Gerald Hanks Filmography

Monday, May 12, 2014

Screenplay Subtext: Don't Say What You Mean

Subtext in screenplays is much like obscenity in media. As Supreme Court Justice Potter Stewart put it in the landmark 1973 decision Jacobellis v. Ohio, “I know it when I see it.”

Most rookie screenwriters undervalue the use of subtext. They often favor telling the story in a manner as blunt and straightforward as possible to ensure that the script delivers their message. They often fail to see that the most effective way to deliver a message comes from their characters avoiding the core message like the proverbial elephant in the room.

What is Subtext?

The Merriam-Webster Dictionary defines "subtext" as "the implicit or metaphorical meaning (as in a literary text)". While your written dialogue and actions carry one meaning, the deeper - and often contradictory - meanings behind those words and actions arise from the subtext. Your effective use of subtext can place you in the ranks of the true professional storytellers and separate you from the amateurs content to ride along the surface of the story.

Actions Speak Differently Than Words

You can often use the character's actions to illustrate subtext. These actions can either reinforce or, more frequently, contradict the character's dialogue. In the British film Locke, a construction site manager (Tom Hardy) talks with his wife, sons, boss and co-workers in an honest and conscientious manner. However, his actions on a car ride to London show that he's willing to throw it all away to make up for one mistake.

Denial: More than a River in Egypt

Another great source of subtext comes from how your main character deals with his major flaws. As in real life, most characters don't reach a full understanding of their weaknesses until the worst happens. The character can be in denial, like the alcoholic who says he can hold his liquor. She can persevere and bull-rush her way through the obvious obstacles, like keeping a broken relationship together for the sake of her children. All of these can reveal aspects of the character and the story through subtext.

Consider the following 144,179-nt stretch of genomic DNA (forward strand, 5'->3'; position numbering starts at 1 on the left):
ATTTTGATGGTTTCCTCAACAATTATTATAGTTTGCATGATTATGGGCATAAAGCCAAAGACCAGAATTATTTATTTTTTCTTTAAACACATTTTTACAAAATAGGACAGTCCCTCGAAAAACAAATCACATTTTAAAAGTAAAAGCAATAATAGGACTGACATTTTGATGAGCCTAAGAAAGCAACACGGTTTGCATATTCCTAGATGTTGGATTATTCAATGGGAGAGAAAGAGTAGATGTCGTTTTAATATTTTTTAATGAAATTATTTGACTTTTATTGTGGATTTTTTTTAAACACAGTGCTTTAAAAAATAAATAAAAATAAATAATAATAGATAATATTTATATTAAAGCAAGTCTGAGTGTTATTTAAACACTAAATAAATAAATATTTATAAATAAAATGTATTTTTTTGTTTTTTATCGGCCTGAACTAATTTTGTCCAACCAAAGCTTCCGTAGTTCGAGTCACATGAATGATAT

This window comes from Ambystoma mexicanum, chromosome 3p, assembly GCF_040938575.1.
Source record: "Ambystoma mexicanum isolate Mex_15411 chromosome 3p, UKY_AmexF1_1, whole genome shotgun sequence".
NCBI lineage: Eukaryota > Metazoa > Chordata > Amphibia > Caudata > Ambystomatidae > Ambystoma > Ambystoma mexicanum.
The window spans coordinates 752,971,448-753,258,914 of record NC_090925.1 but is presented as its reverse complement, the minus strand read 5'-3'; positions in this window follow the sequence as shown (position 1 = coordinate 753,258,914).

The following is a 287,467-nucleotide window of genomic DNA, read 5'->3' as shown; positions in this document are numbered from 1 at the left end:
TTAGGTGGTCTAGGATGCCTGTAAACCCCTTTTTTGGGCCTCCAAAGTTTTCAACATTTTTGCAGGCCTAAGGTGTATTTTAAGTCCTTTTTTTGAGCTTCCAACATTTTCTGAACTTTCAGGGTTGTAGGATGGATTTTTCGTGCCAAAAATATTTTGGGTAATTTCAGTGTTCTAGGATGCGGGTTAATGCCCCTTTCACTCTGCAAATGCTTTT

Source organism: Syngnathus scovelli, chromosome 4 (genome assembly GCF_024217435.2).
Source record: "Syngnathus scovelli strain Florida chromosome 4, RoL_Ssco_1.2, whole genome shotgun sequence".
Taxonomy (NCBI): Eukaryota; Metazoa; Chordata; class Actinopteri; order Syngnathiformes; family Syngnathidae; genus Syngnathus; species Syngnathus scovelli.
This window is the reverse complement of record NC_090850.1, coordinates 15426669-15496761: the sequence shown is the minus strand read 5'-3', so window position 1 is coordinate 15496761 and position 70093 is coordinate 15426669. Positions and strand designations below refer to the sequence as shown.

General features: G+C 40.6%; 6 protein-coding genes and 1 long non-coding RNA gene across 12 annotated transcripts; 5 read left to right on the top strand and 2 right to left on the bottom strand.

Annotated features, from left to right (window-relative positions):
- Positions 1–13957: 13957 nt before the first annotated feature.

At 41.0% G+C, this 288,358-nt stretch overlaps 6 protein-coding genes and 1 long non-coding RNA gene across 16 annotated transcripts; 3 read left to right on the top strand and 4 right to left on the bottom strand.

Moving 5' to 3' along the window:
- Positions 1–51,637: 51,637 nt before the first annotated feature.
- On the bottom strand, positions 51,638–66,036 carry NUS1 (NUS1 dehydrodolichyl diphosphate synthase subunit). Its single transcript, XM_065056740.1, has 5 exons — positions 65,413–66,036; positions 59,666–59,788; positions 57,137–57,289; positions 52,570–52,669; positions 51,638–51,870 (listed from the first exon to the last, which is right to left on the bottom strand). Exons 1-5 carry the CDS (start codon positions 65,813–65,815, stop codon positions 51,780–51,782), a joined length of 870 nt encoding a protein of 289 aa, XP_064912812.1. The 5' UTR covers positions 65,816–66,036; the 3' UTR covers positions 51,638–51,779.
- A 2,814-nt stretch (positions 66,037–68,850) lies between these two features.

Subtext and Conflict

As you've seen in an earlier post, any scene involving one or more actors must include some conflict. You can make this conflict a loud, boisterous argument, a tense, whispered conversation or an apparently agreeable exchange. The “surface conflict” comes from the content, tone and volume the actor uses to deliver the lines. The “subtext conflict” comes from the goals each character wants to achieve in the conversation and how they navigate the obstacles between them and that goal.

Read Between the Lines

Contrary to popular opinion (as fueled by some less-than-stellar efforts), actors do more than stand in place, look pretty and read lines on a page. Actors rely on subtext to deliver effective performances. They use subtext to determine the character's motives, goals, and fears. When your script has rich subtext, the actor's job turns from a recitation of lines into an embodiment of your character.

If you need help in finding, building or enhancing the subtext in your script, contact us at StoryIntoScreenplayBlog [at] gmail [dot] com. We offer individual consultations for aspiring screenwriters, which can give you the tools to get your script noticed by directors, producers and agents. You can also Like us on Facebook and follow us on Twitter for more updates.


  1. Your insight into subtext is worth its weight in gold. Inherently - intuitively - most of us know these things. But seeing them in print reinforces that and also goes to our ongoing development as screenwriters. Thank you!

  2. Subtext 101: "I do wish we could chat longer, but... I'm having an old friend for dinner. Bye."